The 9th cent. ringfort discovered in 2014 at Vallø Borgring near Køge in Danemark was destroyed by fire set deliberately, as archaeologists state. In order to unravel the mystery of its destruction Police was asked to provide a fire safety investigator to aid the scientific investigation.
A model of a stupa hidden within a stone chest in a crypt beneath a Buddist temple in Nanjing (China) contained a parietal bone of the skull that according to inscriptions belonged to revered Buddha, Siddhartha Gautama himself.
Recent excavations at the Uşaklı Mound in Turkey revealed two structures that might point to the site being an ancient Hittite city of Zippalanda.
Excavations of the ancient city of Hippos in North-eastern Israel revealed a monumental Roman gate.
Archaeologists discovered ancient furnaces after noticing slag and coating on a rough road used by tourists to access the shoreline of Shida Bay at Lake Baikal in Siberia.
New season of excavations conducted at Barikot in the valley of Swat (Pakistan) revealed fortifications built by the Indo-Greek kings that ruled the city after the siege by Alexander the Great.
An international expedition of underwater researchers has found the bell from a destroyer ORP Kujawiak sunk during World War II.
Archaeologists from Polish Centre of Mediterranean Archaeology of the University of Warsaw summed up 10 years of excavation at a necropolis dated to 8th-7th cent. BC, that is located within the Mortuary Temple complex of Queen Hatshepsut in Egypt.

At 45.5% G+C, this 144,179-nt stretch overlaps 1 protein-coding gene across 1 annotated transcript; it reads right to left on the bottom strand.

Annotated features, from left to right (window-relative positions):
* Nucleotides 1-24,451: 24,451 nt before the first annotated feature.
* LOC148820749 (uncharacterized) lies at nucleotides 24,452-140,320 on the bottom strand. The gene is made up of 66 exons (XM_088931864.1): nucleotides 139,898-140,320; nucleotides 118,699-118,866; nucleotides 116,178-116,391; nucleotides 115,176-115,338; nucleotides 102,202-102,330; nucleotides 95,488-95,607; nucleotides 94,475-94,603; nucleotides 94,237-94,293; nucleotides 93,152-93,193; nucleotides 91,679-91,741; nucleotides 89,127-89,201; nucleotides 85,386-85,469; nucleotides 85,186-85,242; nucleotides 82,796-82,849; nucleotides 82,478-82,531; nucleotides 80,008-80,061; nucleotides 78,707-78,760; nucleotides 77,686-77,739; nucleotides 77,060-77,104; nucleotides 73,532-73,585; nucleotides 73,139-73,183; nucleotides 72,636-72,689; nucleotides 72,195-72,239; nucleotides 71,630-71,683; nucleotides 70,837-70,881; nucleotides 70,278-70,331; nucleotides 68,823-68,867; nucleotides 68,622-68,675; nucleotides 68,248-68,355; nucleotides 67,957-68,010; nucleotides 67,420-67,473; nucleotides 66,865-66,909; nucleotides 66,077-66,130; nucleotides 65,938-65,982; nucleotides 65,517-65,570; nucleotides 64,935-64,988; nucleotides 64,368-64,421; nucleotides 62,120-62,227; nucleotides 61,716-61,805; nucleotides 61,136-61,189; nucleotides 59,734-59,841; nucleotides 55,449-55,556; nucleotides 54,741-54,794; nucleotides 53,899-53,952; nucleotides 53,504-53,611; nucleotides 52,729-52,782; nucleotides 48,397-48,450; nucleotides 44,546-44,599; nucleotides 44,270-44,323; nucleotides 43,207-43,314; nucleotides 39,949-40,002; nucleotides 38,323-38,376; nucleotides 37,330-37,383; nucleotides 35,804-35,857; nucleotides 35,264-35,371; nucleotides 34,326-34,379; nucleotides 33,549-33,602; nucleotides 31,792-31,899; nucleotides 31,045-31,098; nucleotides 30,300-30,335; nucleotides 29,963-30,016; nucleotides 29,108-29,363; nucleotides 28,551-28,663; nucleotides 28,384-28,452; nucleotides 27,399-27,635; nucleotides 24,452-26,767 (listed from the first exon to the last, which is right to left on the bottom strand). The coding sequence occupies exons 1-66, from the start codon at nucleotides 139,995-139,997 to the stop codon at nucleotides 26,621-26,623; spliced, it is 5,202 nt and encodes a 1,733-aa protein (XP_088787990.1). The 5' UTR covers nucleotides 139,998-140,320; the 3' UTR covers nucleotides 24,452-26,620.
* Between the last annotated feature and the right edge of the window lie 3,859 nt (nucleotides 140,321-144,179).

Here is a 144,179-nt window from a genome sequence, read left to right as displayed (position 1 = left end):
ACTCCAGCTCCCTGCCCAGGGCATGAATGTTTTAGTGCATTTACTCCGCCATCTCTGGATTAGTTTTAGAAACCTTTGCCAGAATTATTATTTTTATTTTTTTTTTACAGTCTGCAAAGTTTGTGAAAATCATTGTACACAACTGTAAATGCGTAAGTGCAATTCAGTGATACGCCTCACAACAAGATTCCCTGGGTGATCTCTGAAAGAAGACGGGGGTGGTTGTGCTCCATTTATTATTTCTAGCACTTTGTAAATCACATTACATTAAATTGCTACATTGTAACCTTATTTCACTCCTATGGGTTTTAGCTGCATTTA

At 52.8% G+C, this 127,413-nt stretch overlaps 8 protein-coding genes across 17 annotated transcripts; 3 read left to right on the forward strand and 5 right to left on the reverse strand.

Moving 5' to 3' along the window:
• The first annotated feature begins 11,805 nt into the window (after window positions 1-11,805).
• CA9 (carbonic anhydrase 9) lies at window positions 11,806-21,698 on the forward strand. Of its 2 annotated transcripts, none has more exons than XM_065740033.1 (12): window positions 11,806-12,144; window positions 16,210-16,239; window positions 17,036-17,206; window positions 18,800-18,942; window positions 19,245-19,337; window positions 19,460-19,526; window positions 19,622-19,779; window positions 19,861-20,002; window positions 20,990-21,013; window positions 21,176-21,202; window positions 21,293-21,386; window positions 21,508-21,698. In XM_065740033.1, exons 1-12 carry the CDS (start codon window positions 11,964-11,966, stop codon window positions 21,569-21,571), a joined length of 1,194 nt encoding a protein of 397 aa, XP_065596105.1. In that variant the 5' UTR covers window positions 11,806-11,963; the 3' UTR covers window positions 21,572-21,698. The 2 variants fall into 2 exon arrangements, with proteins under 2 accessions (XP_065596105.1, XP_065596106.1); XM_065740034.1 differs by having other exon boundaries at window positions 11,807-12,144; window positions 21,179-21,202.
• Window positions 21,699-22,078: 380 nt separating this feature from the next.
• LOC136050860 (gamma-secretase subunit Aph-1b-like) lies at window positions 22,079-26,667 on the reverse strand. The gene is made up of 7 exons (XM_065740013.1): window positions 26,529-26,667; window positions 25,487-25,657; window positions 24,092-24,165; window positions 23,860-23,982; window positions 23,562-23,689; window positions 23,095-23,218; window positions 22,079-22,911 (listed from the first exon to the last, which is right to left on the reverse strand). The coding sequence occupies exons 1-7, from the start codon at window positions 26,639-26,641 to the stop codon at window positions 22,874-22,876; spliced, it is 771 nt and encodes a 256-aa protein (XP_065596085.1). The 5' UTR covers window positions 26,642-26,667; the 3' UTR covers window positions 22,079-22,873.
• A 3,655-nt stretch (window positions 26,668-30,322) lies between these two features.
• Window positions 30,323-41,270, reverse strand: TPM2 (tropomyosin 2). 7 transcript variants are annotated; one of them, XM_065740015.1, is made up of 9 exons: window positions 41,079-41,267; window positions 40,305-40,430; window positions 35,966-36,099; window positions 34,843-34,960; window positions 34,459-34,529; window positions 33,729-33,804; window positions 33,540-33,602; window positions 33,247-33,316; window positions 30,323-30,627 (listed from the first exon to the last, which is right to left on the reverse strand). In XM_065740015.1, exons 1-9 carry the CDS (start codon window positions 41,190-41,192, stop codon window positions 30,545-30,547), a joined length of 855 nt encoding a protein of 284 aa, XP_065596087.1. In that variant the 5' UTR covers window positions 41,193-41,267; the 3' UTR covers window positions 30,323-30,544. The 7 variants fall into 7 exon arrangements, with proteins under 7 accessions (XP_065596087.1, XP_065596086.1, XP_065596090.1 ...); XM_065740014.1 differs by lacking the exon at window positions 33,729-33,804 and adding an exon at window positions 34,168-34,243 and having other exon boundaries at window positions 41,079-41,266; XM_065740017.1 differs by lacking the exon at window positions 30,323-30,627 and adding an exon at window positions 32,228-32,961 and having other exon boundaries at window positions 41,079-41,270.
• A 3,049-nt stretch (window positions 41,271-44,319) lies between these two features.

Maintenance workers cutting down a tree near the Książ castle in Wałbrzych (South-western Poland) opened a hole in the ground revealing an unknown tunnel with walls built with bricks.
During construction works in Gniew (North Poland) a wooden tract was discovered under modern road.
One of oldest cases of trepanation in Africa was discovered in Sudan by Polish archaeologists. During excavations at the neolithic site of Khor Shambat, at Omdurman in Sudan a skeleton was unearthed dated back to 7000 years ago (5th-4th millennium BC).
The 7th edition of the Prospekcja Małopolska project (Lesser Poland Prospection) project, involving aerial prospection of archaeological sites and historic monuments is planned for the end of June. Archaeologist Piotr Wroniecki, head of the project is planning to conduct aerial prospection in order to enhance the knowledge about the past of the region of the Nida river basin in southern Poland.
Excavations by hungarian archaeologists from University of Pecs reveal that the ruins of an Ottoman-era mosque discovered in Szigetvar (South Hungary) might possibly be the resting place of Sultan Suleiman the Magnificent.
Archaeologists working at a future construction site of University of Lincoln’s new Sarah Swift building in the city centre of Lincoln (United Kingdom) discovered a previously unknown Roman cemetery.
After two weeks of excavations experts from the Ipplepen Archaeological Project discovered a Romano-British settlement at the site near Ipplepen, Davon (United Kingdom) where a detectorist discovered coins in 2009.
Archaeologists from Kashan University conducted excavations at the site of Feizabad (Isfahan, Iran), an urban centre and settlement area during the Ilkahnid era (ca. 1256–1335 AD).
Bronze Age rock paintings were studied by archaeologists in the region of the Gorbitsa village, nearly 550 kilometres North-east of regional capital Chita (Zabaykalsky Krai, Russia).
Norwegian archaeologists of the Hordaland County Council and University Museum of Bergen discovered parts of a prehistoric sledge that were revealed in 2015 by the melting Vossaskavlen Glacier in western Norway.
Excavations at the Barranc de la Boella site by the village of Canonja near Terragona revealed a set of 50 flint tools. Their age is estimated by the Catalan Institute of Human Paleo-Ecology and Social Evolution to be between 800000 and a million years old.
A figurine that once lost among the collections has been rediscovered in Stromness Museum on the Orkney Island of Mainland. The artefact was found at the Neolithic site of Skara Brae in the 1860s and later donated to the museum without provenance in the 1930s.